Best Ecotours in South Carolina

By:Marie McAden

Date:4/5/2018

You could set off on your own to explore South Carolina’s most beautiful outdoor places. Or you could take an ecotour with an experienced guide and learn what makes these natural treasures so unique.

Below are some of South Carolina’s best ecotours:

1) Salt Marsh Discovery with Commander ZodiacHilton Head Island. The choice tour company of National Geographic, the BBC and the Discovery channel, Commander Zodiac features a fleet of rigid inflatable boats that put you closer to nature. The 90-minute salt marsh tour takes you into tidal estuaries where you’ll learn about the delicate ecosystem where dolphins often come to feed – exhibiting a behavior unique to the area known as strand feeding.


2) Kayaking the Outback with Outside Hilton HeadHilton Head Island. Boasting more certified master naturalists than any outfitter east of the Mississippi, this nature-focused guide service offers a one-of-a-kind 4.5-hour excursion to a remote island that could serve as the set of a “Survivor” show. The Outback tour starts with a scenic boat ride to Page Island, offering you the chance to see dolphins and other wildlife in the Lowcountry waters. After a brief exploration of the island, your guide will lead you on a leisurely paddle through the pristine creeks on the backside of Daufuskie Island.


3) Bulls Island Paddle and Hike with Coastal ExpeditionsCape Romain National Wildlife Refuge. Led by an experienced naturalist, you’ll paddle through stunning Class 1 wilderness to beach at Bull’s Island in the Cape Romain Refuge, one of the most pristine stretches of coastline on the East Coast. From there, you’ll set off by foot to explore the wildlife-rich barrier island and its famed Boneyard Beach. Along the way, your guide will identify birds and native plants and tell you about the ecosystem of the island and the surrounding saltwater estuary. The excursion will end with a relaxing boat cruise to the mainland on the Bulls Island Ferry.


4) Capers Wildlife Exploration with Barrier Island Eco Tours – Capers Island. On this 3.5-hour naturalist-guided boat excursion, you’ll learn about the diverse wildlife that lives in the Lowcountry’s salt marshes and tidal creeks. On the way to Capers, your guide will stop to pull up nets and habitat traps to offer you an up-close look at some of the marine creatures that live below the surface. Once on the island, you’ll have about 90 minutes to explore the upland forests, freshwater ponds and the island’s natural beach.


5) Sandy Island/Cypress Swamp Tour with Black River Outdoors – Murrells Inlet. Paddle the beautiful Waccamaw River and experience one of the finest blackwater tributaries in the Southeast. As you make your way down the slow-moving river, your guide will take you into a narrow creek that leads to Sandy Island, a 9,000-acre wildlife preserve that claims title to the largest undeveloped freshwater island on the East Coast. After disembarking, you’ll take a 45-minute walk through a longleaf pine forest to reach a Carolina Bay that serves as home to rare carnivorous plants. Wildlife sightings may include alligators, snakes, nesting osprey, great blue herons and endangered red-cockaded woodpeckers.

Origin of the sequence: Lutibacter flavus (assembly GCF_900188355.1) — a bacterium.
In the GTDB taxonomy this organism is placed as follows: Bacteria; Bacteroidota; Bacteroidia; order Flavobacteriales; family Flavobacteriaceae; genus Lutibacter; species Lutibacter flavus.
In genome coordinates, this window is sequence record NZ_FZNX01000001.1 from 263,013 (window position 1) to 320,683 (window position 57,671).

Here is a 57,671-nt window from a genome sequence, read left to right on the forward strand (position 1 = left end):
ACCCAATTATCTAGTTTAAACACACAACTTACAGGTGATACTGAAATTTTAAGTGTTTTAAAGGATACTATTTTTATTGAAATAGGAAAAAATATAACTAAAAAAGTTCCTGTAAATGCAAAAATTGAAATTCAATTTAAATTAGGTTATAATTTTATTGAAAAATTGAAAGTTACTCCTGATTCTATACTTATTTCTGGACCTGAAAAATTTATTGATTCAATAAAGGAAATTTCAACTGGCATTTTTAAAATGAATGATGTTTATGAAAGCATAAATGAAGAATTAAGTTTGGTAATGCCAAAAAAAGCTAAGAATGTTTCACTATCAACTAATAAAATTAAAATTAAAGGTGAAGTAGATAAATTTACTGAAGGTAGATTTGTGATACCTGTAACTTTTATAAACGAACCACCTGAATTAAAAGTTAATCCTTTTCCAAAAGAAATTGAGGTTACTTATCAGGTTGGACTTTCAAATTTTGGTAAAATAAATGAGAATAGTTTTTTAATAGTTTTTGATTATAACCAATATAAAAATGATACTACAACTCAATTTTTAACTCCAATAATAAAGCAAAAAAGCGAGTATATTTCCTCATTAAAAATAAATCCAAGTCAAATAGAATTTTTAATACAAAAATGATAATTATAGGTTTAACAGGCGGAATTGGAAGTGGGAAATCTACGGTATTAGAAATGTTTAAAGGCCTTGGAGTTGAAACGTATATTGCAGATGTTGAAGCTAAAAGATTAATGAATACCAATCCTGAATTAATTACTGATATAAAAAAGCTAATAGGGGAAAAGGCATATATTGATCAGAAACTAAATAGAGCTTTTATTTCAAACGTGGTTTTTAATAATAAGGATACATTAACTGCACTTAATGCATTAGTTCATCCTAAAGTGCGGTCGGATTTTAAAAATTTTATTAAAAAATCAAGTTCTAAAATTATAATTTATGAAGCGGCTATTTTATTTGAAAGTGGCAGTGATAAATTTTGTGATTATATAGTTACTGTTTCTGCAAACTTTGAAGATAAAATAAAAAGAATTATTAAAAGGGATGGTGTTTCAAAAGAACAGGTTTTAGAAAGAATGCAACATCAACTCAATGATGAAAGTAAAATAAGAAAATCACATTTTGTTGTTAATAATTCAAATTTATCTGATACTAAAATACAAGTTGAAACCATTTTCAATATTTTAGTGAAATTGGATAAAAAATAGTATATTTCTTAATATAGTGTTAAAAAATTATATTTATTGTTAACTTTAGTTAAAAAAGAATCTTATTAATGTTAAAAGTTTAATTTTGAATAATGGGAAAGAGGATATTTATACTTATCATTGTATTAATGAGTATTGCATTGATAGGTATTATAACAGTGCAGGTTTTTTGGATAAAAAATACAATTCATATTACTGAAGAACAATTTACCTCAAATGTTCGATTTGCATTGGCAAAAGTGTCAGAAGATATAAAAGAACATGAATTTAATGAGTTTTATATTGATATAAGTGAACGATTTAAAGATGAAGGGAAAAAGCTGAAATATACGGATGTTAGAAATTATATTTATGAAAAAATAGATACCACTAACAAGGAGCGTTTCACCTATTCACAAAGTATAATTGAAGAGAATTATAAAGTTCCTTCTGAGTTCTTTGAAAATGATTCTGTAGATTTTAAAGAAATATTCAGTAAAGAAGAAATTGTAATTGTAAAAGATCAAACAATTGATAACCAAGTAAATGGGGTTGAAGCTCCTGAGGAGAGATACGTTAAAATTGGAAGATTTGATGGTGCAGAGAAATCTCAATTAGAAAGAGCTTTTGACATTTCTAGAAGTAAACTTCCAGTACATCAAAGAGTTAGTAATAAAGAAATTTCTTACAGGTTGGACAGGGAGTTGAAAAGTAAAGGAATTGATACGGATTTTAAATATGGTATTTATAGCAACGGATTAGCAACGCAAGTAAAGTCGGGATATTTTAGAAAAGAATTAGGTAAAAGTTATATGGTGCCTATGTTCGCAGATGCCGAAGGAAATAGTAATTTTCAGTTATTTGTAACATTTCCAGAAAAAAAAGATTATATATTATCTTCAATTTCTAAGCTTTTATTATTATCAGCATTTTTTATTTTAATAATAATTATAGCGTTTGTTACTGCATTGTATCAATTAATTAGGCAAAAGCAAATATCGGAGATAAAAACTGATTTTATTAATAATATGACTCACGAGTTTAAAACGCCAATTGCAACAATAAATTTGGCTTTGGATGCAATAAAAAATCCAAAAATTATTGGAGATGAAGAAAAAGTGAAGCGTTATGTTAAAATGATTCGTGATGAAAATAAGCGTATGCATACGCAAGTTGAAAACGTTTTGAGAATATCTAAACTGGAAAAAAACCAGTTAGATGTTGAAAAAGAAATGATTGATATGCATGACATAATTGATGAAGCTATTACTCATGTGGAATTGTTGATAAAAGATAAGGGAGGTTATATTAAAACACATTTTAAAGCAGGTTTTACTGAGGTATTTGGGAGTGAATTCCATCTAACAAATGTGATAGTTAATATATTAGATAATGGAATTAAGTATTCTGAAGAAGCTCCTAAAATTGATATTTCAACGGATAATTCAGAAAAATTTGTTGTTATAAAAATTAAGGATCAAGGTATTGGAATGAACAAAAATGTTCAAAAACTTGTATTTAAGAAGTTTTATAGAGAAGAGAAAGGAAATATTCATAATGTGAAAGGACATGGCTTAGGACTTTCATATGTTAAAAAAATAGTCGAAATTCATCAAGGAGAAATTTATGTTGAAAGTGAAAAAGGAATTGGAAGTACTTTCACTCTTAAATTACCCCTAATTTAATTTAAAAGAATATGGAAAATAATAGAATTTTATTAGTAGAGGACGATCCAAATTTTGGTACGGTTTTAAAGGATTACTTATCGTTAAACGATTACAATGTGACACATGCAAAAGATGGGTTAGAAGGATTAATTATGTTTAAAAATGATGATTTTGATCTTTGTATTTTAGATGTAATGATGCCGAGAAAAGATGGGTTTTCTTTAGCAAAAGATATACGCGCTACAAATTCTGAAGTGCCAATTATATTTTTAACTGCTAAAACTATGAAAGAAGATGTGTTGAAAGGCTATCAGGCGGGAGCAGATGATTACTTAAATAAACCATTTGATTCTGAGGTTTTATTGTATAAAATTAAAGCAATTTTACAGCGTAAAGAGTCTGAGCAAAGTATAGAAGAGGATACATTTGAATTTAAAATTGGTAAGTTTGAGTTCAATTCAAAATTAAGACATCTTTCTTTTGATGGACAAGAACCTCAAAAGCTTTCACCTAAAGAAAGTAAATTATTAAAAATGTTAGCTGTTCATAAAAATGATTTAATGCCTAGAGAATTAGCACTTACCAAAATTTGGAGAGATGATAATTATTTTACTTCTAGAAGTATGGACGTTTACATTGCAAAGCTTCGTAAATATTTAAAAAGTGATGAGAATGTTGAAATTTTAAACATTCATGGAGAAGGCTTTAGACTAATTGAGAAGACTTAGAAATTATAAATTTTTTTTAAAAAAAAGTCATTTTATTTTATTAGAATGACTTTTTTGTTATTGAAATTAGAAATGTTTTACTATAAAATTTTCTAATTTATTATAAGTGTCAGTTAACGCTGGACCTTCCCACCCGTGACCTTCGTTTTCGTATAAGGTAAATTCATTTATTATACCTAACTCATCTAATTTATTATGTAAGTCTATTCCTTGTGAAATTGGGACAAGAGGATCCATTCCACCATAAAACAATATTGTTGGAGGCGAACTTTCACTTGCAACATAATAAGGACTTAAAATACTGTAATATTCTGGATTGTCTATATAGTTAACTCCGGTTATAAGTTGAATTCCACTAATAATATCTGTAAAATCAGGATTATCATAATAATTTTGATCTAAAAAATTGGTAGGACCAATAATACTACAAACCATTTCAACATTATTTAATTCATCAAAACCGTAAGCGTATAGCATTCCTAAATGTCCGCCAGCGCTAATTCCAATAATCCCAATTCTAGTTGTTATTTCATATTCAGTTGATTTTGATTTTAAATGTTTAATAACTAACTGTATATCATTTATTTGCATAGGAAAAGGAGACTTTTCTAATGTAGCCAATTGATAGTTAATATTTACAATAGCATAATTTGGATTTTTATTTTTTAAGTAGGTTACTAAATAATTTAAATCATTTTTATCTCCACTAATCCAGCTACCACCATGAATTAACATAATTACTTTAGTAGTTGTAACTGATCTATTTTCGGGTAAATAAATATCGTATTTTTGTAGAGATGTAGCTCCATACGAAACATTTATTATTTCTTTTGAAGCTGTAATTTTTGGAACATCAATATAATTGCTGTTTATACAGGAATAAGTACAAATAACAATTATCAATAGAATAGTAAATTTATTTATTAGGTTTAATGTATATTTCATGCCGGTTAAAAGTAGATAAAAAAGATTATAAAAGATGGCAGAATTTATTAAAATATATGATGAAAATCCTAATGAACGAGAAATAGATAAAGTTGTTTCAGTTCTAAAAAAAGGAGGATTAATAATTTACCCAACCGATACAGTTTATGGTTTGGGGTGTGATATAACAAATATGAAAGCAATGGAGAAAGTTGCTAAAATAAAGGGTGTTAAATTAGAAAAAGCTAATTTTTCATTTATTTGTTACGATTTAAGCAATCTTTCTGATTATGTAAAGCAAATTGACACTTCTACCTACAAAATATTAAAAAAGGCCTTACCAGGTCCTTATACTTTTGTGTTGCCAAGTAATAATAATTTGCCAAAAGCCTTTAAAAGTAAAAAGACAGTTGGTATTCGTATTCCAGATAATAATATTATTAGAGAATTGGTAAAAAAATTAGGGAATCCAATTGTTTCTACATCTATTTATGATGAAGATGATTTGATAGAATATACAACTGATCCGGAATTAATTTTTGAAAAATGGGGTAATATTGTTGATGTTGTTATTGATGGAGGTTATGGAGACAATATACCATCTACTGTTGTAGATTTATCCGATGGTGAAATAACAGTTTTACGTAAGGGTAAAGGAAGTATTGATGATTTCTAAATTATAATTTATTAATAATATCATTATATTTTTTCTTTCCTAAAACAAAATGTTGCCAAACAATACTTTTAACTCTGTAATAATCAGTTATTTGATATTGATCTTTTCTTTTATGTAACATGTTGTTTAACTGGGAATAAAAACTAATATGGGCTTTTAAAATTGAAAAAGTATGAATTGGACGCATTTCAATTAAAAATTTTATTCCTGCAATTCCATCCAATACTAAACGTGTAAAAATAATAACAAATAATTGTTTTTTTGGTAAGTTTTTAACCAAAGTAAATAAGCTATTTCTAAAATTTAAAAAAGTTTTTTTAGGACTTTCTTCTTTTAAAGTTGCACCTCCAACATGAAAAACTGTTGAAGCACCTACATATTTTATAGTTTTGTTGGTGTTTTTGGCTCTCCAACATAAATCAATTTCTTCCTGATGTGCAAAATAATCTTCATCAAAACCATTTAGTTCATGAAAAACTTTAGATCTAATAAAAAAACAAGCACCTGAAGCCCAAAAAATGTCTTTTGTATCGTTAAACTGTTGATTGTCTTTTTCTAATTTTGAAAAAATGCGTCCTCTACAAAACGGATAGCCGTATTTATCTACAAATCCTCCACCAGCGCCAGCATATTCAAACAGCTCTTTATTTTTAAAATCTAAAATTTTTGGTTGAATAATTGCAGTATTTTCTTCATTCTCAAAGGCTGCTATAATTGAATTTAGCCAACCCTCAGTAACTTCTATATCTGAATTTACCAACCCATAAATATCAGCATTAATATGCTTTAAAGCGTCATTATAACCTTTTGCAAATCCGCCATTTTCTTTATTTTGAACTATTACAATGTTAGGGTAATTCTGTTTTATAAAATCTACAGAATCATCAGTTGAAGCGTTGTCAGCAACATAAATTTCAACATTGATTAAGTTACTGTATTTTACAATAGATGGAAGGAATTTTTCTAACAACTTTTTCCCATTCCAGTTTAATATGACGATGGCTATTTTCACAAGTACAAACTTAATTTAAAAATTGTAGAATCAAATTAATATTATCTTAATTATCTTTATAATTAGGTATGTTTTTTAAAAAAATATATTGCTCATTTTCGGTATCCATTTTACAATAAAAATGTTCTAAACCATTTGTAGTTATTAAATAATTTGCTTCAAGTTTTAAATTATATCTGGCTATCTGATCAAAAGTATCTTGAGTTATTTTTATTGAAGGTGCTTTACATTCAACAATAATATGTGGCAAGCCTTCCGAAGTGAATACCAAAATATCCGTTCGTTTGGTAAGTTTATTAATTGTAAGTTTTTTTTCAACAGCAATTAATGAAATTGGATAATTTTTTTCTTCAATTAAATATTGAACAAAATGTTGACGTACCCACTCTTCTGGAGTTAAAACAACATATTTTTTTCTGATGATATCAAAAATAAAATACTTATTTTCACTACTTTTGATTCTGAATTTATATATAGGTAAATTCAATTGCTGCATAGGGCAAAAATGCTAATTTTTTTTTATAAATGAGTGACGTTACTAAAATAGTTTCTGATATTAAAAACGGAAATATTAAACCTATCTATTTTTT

6) Congaree National Park Big Tree HikeColumbia. It’s the champion trees that are the stars of South Carolina’s only national park, and there’s no better way to learn about these arboreal wonders than to take a five-mile hike through the old floodplain forest with a biologist and volunteer naturalist who has been walking these woods for more than 40 years. The Big Tree Hike, led by John Cely, takes you off-trail in search of some of the park’s acclaimed trees, including the tallest known specimens of five species of oaks and a loblolly pine measuring more than 170 feet tall. As you walk among these majestic freaks of nature you’ll learn about the extraordinary diversity of plant and animal species that live in their midst.


7) ACE Basin Kayak Tour with Kayak CharlestonCharleston. Go paddling in the ACE Basin – one of the largest undeveloped estuaries on the Atlantic Coast – with Ralph Earhart, author of “Kayak Charleston.” The ACE is named after the free-flowing Ashepoo, Combahee and Edisto rivers that create the coastal plain watershed known for its natural beauty and diversity of unspoiled habitats. On his 2.5-hour Ashepoo trip, you’ll explore Horseshoe Creek, in the heart of the ACE Basin, traveling downstream past salt marshes through the canals of an old rice field. Up the creek, you’ll paddle through a tree-lined section of magnificent bald cypress and hardwoods covered in Spanish moss.


8) Canoe/Kayak Tour of the National Audubon Society’s Francis Beidler Forest – Four Holes Swamp. Within the wildlife sanctuary’s 18,000 acres is the largest remaining stand of virgin bald cypress and tupelo gum trees in the world. The hauntingly beautiful forest features trees that have survived a millennium in the primeval swamp. In the spring when the water level is high, the Audubon Society offers guided canoe trips on the placid blackwater. As you paddle through the narrow passages of the ancient floodplain, look for a variety of birds, including the striking Prothonotary warbler that nests here in the spring.


9) First Sunday Expeditions with Patrick McMillanLake Jocassee. Jocassee Lake Tours offers a monthly boat tour led by the Emmy Award-winning host of the popular ETV nature program “Expeditions with Patrick McMillan.” On these incredibly fascinating journeys, McMillan will take you to see some of the features that make the Jocassee Gorges such a unique ecosystem. As you cruise around the lake, you’ll view breathtaking mountain scenery, dramatic waterfalls and an abundance of bird life.

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